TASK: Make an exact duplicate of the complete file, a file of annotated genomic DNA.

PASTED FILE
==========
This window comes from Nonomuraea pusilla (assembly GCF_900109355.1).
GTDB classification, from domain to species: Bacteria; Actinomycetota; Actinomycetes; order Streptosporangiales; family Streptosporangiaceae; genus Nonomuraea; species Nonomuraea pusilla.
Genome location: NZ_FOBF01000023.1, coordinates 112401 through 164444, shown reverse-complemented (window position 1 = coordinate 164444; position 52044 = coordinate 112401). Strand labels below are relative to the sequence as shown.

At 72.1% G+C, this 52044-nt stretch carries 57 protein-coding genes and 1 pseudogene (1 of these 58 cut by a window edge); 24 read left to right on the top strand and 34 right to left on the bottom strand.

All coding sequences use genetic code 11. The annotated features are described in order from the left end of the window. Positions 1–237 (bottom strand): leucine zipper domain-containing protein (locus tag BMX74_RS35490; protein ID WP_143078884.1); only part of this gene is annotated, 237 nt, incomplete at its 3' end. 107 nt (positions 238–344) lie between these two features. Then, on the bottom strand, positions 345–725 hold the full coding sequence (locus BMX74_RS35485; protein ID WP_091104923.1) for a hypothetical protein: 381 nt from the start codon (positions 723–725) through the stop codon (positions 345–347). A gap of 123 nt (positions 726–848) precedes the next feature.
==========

This window comes from Nonomuraea pusilla (assembly GCF_900109355.1).
GTDB classification, from domain to species: Bacteria; Actinomycetota; Actinomycetes; order Streptosporangiales; family Streptosporangiaceae; genus Nonomuraea; species Nonomuraea pusilla.
Genome location: NZ_FOBF01000023.1, coordinates 112401 through 164444, shown reverse-complemented (window position 1 = coordinate 164444; position 52044 = coordinate 112401). Strand labels below are relative to the sequence as shown.

At 72.1% G+C, this 52044-nt stretch carries 57 protein-coding genes and 1 pseudogene (1 of these 58 cut by a window edge); 24 read left to right on the top strand and 34 right to left on the bottom strand.

All coding sequences use genetic code 11. The annotated features are described in order from the left end of the window. Positions 1–237 (bottom strand): leucine zipper domain-containing protein (locus tag BMX74_RS35490; protein ID WP_143078884.1); only part of this gene is annotated, 237 nt, incomplete at its 3' end. 107 nt (positions 238–344) lie between these two features. Then, on the bottom strand, positions 345–725 hold the full coding sequence (locus BMX74_RS35485; protein ID WP_091104923.1) for a hypothetical protein: 381 nt from the start codon (positions 723–725) through the stop codon (positions 345–347). A gap of 123 nt (positions 726–848) precedes the next feature.